Rack railway

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Image:Lausanne Metro Track Closeup.jpg
Rack railway track using Von Roll system rack.
Image:Cog railway Schneeberg.jpeg
Schneeberg cog railway steam locomotive, with tilted boiler, on level track.

A cog railway, rack-and-pinion railway or rack railway is a railway with a special toothed rack rail or rack mounted on the railroad ties (sleepers), usually between the running rails. The trains are fitted with one or more cog wheels or pinions that mesh with this rack rail. This allows the trains to operate on steeply inclined slopes.

Most rack railways are mountain railways, although a few are transit railways or tramways built to overcome a steep gradient in an urban environment.

The first cog railway in the world was the Middleton Railway in Leeds where the first commercial steam locomotive, The Salamanca ran in 1812. This used a rack and pinion system designed by John Blenkinsop.

The first mountain cog railway was the Mount Washington Cog Railway in the US state of New Hampshire, which carried its first fare-paying passengers in 1868 and reached the summit of Mount Washington in 1869. The first rack railway in Europe was the Vitznau-Rigi-Bahn on Mount Rigi in Switzerland, which opened in 1871. Both lines are still running today.


[edit] Rack systems

Image:Riggenbach, Strub, Abt, Locher.jpg
Different rack systems: from the left, Riggenbach, Strub, Abt and Locher.

A number of different rack systems have been developed.

[edit] Riggenbach rack system

The Riggenbach rack system

The Riggenbach rack system, invented by Niklaus Riggenbach, is the oldest form of rack railway and uses a ladder rack, formed of steel plates or channels connected by round or square rods at regular intervals. The Riggenbach system was the first system devised, and suffers from the problem that its fixed rack is much more complex and expensive to build than the other systems. This system is sometimes known as the Marsh rack system, because of simultaneous invention by an American inventor, Sylvester Marsh, builder of the Mount Washington Cog Railway.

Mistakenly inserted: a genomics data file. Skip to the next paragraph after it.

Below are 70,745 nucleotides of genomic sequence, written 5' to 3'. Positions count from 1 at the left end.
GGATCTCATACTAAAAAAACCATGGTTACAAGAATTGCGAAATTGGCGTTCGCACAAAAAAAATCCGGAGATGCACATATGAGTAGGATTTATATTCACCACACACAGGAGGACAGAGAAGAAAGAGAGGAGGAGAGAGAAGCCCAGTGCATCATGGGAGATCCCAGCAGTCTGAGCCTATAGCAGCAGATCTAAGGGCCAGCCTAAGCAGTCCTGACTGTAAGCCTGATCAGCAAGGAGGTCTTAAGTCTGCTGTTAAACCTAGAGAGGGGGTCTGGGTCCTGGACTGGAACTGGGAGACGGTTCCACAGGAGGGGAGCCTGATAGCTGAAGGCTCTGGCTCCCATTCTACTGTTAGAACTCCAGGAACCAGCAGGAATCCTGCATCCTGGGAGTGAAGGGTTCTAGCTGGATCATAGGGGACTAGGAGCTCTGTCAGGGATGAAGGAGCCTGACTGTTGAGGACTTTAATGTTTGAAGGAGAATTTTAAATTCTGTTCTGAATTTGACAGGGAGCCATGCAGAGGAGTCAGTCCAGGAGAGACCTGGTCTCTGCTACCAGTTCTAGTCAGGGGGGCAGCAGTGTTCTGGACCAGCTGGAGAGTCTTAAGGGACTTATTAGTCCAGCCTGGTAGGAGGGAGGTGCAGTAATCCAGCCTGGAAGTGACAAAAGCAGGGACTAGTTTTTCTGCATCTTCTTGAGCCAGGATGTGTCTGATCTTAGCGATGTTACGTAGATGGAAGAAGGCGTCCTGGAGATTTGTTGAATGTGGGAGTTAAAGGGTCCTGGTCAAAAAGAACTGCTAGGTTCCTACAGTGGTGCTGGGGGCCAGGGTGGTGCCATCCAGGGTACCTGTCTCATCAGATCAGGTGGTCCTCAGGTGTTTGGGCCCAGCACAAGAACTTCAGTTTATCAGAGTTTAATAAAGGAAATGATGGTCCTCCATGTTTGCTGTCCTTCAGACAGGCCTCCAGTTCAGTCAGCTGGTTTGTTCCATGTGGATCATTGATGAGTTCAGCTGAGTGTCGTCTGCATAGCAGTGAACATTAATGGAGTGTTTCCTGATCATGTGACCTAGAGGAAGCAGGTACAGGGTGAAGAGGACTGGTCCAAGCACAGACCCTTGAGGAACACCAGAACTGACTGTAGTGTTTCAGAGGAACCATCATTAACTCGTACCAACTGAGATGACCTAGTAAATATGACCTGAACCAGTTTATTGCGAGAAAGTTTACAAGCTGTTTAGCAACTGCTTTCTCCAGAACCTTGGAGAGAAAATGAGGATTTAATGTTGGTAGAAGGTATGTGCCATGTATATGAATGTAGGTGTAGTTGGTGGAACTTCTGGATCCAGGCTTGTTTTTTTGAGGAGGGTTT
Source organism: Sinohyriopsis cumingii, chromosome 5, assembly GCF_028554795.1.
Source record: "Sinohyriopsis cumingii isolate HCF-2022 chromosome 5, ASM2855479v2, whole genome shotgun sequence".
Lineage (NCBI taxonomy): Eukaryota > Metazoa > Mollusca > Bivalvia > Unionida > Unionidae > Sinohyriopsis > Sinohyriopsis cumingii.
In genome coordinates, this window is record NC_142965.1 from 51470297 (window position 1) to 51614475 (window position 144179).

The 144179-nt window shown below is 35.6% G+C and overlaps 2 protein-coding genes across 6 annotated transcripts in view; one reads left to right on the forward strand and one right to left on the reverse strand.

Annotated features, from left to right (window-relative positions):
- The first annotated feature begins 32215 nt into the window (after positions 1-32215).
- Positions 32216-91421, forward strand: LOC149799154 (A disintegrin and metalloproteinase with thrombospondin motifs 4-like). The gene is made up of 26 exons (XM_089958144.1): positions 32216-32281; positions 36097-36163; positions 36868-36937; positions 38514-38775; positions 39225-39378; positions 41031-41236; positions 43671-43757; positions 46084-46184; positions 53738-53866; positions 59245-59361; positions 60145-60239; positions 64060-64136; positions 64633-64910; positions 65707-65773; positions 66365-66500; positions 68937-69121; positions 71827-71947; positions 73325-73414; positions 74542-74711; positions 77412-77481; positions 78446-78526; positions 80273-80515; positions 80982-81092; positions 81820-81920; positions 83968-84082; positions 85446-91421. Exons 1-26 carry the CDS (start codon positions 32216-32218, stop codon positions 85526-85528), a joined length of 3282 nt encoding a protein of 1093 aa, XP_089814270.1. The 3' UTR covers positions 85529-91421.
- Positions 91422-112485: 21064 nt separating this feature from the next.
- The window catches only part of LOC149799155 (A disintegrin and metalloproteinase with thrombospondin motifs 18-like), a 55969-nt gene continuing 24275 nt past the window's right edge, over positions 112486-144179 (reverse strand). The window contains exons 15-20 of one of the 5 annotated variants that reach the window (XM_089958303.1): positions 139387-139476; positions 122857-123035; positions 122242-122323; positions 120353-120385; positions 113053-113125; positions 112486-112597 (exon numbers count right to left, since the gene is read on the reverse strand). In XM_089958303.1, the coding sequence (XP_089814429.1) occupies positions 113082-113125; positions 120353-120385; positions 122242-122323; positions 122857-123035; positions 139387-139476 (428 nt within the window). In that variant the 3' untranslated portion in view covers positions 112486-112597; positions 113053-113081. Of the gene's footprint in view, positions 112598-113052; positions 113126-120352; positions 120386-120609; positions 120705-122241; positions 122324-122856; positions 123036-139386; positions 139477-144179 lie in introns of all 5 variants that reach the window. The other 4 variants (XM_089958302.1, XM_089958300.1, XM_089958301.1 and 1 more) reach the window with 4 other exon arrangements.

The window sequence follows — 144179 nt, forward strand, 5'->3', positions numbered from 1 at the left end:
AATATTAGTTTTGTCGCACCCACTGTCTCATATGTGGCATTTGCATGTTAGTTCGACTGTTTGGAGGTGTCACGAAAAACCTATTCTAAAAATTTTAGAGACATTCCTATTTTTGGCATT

[edit] Strub rack system

Image:365px-Zahnradbahn strub.jpg
The Strub rack system

The Strub rack system, invented by Emil Strub, is similar to the Abt rack system but uses just one wide rack plate welded on top of a flat bottom T railway rail. It is the simplest rack system to maintain and has become increasingly popular.

[edit] Abt rack system

The Abt rack system was devised by Roman Abt, a Swiss locomotive engineer working for a Riggenbach-equipped line, as an improved rack system. The Abt rack features steel plates mounted vertically and in parallel to the rails, with rack teeth machined to a precise profile in them. These engage with the locomotive's pinion teeth much more smoothly than the Riggenbach system. Two or three parallel sets of Abt rack plates are used, with a corresponding number of driving pinions on the locomotive, to ensure that at least one pinion tooth is always engaged securely.

Today, the majority of rack railways use the Abt system.

[edit] Locher rack system

Locher rack system
Image:Pilatus Rack.jpg
Locher Rack system (seen from above)

The Locher rack system, invented by Eduard Locher, involves gear teeth cut in the sides rather than the top of the rail, engaged by two cog wheels on the locomotive. This system allows use on steeper grades than the other systems, whose teeth could jump out of the rack. It is used on the Pilatus Railway.

[edit] Von Roll rack system

The Von Roll rack system, by the von Roll company, is similar to the Abt system, except that the teeth in the single blade are cut to suit the gear geometry of either the Riggenbach system cog or the Strub system cog (or gear) wheels. Because of its simplicity, the Von Roll rack replaces the Riggenbach or Strub rack in new, or replacement, installations without the need to replace the cogs (or pinions) on the electric locomotives or EMU passenger cars.